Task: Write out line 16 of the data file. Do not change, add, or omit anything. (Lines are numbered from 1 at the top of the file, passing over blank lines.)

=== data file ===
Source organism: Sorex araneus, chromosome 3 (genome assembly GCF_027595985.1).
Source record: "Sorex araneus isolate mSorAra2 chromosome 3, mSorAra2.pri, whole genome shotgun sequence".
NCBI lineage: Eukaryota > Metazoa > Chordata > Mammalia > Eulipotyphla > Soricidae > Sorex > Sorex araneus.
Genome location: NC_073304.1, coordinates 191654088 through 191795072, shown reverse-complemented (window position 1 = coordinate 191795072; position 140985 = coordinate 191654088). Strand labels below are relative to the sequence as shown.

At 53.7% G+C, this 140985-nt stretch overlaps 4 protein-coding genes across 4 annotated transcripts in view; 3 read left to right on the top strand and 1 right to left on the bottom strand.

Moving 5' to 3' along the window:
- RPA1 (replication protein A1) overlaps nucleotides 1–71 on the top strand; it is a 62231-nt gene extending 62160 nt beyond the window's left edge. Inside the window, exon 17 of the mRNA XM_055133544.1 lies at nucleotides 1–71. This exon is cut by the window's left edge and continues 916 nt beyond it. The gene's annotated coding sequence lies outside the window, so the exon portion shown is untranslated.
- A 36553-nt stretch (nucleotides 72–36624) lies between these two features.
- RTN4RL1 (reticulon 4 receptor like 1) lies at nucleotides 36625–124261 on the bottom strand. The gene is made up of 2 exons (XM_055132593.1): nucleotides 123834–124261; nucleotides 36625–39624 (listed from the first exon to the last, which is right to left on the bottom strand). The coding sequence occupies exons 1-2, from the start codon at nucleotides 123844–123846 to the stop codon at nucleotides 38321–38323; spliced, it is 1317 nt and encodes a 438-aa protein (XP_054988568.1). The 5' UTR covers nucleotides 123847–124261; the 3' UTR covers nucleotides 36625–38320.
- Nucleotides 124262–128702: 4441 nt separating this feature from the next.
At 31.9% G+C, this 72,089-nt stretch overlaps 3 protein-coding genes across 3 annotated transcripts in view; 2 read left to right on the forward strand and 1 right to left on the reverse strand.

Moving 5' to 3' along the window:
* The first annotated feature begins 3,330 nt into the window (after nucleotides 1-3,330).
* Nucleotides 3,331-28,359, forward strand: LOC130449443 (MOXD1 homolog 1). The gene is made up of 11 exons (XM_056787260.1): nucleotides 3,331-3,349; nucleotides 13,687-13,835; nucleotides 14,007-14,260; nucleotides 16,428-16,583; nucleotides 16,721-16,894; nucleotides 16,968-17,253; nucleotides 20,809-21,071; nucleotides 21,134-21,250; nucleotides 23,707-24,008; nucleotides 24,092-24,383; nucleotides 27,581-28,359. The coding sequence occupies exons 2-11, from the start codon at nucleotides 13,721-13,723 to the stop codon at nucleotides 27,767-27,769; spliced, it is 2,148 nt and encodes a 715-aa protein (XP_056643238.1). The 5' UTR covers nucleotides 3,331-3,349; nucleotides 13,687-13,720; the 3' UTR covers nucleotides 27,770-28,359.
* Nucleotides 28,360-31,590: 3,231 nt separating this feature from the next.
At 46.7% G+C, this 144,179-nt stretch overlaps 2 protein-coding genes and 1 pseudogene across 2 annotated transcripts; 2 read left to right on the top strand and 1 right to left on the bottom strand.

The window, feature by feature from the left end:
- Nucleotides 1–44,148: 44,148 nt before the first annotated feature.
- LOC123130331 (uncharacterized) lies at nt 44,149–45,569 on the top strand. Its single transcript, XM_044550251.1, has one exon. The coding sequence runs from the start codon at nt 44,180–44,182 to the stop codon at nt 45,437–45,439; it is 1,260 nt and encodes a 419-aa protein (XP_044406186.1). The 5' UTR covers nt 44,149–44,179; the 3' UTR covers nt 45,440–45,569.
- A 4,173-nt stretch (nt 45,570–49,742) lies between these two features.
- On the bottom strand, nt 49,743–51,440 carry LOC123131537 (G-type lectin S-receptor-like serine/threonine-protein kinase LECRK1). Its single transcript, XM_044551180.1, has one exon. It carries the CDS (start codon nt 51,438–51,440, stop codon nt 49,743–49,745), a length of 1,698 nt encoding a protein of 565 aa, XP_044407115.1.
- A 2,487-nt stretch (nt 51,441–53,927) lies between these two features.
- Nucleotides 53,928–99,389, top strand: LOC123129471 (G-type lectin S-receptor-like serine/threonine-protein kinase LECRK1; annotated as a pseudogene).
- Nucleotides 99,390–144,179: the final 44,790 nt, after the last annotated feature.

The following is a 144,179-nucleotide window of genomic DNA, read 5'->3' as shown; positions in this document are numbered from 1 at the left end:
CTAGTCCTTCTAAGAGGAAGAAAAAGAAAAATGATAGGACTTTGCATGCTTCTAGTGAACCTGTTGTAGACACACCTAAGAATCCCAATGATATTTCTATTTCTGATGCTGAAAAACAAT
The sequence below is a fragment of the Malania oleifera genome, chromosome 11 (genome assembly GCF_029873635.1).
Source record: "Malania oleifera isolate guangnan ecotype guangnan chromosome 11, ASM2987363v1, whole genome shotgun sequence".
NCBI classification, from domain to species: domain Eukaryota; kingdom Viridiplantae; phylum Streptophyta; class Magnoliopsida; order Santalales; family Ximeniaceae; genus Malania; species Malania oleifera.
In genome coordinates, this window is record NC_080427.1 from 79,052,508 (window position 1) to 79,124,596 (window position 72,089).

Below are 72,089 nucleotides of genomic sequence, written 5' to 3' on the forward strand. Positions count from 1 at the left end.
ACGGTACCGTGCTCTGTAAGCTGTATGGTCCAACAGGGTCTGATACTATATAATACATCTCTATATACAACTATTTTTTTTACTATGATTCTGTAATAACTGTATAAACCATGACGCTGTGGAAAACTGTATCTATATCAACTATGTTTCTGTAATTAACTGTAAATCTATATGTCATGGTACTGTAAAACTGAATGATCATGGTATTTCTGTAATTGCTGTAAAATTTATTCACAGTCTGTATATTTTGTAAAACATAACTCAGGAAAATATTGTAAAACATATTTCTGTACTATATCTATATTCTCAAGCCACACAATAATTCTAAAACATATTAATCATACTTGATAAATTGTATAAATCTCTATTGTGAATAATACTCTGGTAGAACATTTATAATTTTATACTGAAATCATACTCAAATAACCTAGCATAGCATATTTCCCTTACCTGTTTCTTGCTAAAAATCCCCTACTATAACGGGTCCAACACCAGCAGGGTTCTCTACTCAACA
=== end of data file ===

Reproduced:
At 46.7% G+C, this 144,179-nt stretch overlaps 2 protein-coding genes and 1 pseudogene across 2 annotated transcripts; 2 read left to right on the top strand and 1 right to left on the bottom strand.